Tornado touchdowns in NY and a Stormy Saturday for much of the East
The NWS Storm Prediction Center and WeatherNation meteorologists warned of a stormy Saturday and it turned out to be just that. The only thing unexpected was how early it started. Severe Thunderstorm warnings started popping mid-morning in New York and it’s been non-stop since.
The National Weather Service in Upton, NY confirms an EF0 tornado packing winds of 70mph touched down in at 10:58am EDT Breezy Point, NY on the southwest tip of Long Island. It started as a waterspout and came ashore.
The National Weather Service also confirmed a 2nd tornado in Canarsie in Kings County New York. A preliminary survey shows it was an EF1 and it touched down at 11:05am EDT.
Watch this video of the Breezy Point tornado from YouTube user rcurrlin.
Here’s an incredible snapshot of that waterspout. Thanks to Joey Mure and Michael Abrams for sharing. A quote from one of the guys: “Came home from the gym and saw this bad boy from my deck.”
Just the Beginning
The first storms which led to the New York tornadoes were little discreet supercells (rotating thunderstorms) developing well ahead of the cold front.
Much cooler, drier air pushed into the region with a cold front causing a solid line of damaging wind to develop from the Canadian border into the Southeast… Literally from Montreal, Canada to Georgia and Alabama. That’s what led to the severe weather outbreak that stretched from New England to the Carolinas. You can Click Here for the latest list of storm reports.
Wake Forest Roll Cloud
Severe weather prompted a delay of the Wake Forest football game in Winston, NC. Thanks to LindaWilley for sharing this photo with us.
The photo below is from Erica Kaplan in Astoria, NY
Check out this awesome Instagram shot of storm clouds over the Freedom Tower in New York City. Thanks to Twitter user @sophiaedm for sharing with us.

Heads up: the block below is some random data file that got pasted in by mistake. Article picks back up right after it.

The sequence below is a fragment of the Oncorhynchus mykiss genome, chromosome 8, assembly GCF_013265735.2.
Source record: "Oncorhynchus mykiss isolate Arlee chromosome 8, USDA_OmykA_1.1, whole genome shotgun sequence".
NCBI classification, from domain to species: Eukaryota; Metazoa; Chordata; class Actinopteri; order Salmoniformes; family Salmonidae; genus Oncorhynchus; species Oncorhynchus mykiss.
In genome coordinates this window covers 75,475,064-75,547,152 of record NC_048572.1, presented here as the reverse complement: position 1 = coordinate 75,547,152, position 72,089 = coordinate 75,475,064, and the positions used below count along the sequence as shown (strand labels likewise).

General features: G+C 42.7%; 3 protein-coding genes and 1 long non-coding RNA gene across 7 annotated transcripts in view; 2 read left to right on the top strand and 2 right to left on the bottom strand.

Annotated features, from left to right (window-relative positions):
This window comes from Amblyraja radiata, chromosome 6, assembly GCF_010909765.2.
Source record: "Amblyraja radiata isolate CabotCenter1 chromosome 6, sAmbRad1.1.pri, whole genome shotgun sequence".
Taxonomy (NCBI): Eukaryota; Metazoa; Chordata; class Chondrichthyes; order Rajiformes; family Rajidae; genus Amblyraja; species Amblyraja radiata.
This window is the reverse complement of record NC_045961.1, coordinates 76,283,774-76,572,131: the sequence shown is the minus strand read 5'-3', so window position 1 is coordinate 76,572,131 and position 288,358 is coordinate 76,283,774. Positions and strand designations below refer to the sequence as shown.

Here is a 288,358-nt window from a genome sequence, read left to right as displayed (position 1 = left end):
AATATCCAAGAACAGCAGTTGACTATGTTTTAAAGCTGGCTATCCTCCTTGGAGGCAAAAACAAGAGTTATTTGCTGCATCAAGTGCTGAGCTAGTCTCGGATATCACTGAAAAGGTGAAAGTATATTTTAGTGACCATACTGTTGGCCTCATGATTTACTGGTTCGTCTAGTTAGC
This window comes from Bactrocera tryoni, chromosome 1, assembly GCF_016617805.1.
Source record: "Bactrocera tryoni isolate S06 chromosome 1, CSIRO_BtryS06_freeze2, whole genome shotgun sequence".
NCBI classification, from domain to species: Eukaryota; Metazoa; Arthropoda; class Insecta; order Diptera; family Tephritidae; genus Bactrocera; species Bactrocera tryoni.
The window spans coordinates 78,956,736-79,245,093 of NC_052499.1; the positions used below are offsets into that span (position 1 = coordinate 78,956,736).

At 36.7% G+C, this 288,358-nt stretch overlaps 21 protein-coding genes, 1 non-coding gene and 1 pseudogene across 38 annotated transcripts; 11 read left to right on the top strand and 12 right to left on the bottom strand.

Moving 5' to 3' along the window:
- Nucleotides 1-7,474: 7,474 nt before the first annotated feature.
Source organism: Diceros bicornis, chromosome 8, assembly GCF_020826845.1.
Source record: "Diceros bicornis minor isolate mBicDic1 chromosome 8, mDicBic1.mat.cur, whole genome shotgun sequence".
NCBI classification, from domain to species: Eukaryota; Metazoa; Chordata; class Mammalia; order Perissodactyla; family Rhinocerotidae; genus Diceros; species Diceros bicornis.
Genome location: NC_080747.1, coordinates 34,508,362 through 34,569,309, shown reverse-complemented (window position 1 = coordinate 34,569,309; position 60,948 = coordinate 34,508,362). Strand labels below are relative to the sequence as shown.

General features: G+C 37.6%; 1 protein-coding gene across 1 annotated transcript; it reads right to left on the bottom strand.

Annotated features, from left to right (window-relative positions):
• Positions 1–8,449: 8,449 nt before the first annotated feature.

Here’s another Instagram photo from NYC tonight thanks to mcgleich.
Check out the skies in Toms River New Jersey. This photo is courtesy Twitter user @RoeCritch
Here’s a look at some of the damage in Arlington, VA from Twitter user @Laurenc579:
As you can see by the convective outlook below, forecasters predictions were right on the money.
We like the looks of this after a very stormy Friday and Saturday. As of 6:30pm CDT Saturday night, there is nothing severe scheduled for Sunday, just a chance for garden variety thunderstorms.
Remembering the Galveston Tragedy
One hundred and twelve years ago on this day, the deadliest storm in US history made landfall in Galveston, Texas. The images of the aftermath of this storm are devastating.
(Images from: http://en.wikipedia.org/wiki/1900_Galveston_hurricane)
It is estimated that between 6,000 to 12,000 people lost their lives. Before the storm hit, Galveston’s population was roughly 37,000. To compare that to Hurricane Katrina, about 1,800 people died in that storm. Accounting for inflation, this was the second costliest storm in history with price tag close to $100 billion. This was before hurricanes where given names and so this storm has been since known as the “Galveston” storm.
At the time of the storm, what is now the National Weather Service was known as the US Weather Bureau. Forecasting for this storm was primarily based on reports from areas that had already been impacted by the storm. There were no regional weather offices as we have today. In the aftermath of this storm, there were many changes and advancements in forecasting, warnings, and the organization itself.
From Wikipedia: “Shortly after the destruction of Galveston, the Weather Bureau began establishing regional forecasting centers. The center for the Gulf Coast was initially located in Galveston, with Isaac Cline as chief forecaster. In 1901, the center was moved to New Orleans, Louisiana, and Isaac Cline moved with it.”
Latest on Leslie
Tropical Storm Leslie continues to churn northward, and will pass just to the east of Bermuda by Sunday. The rain bands will just brush the island, with between 2 and 4 inches of rain expected in total. Leslie’s impact on the U.S. will likely be in the form of rip currents and swells from central Florida to the Virginia coast.
Continue to check back for more updates!
Meteorologist Gretchen Mishek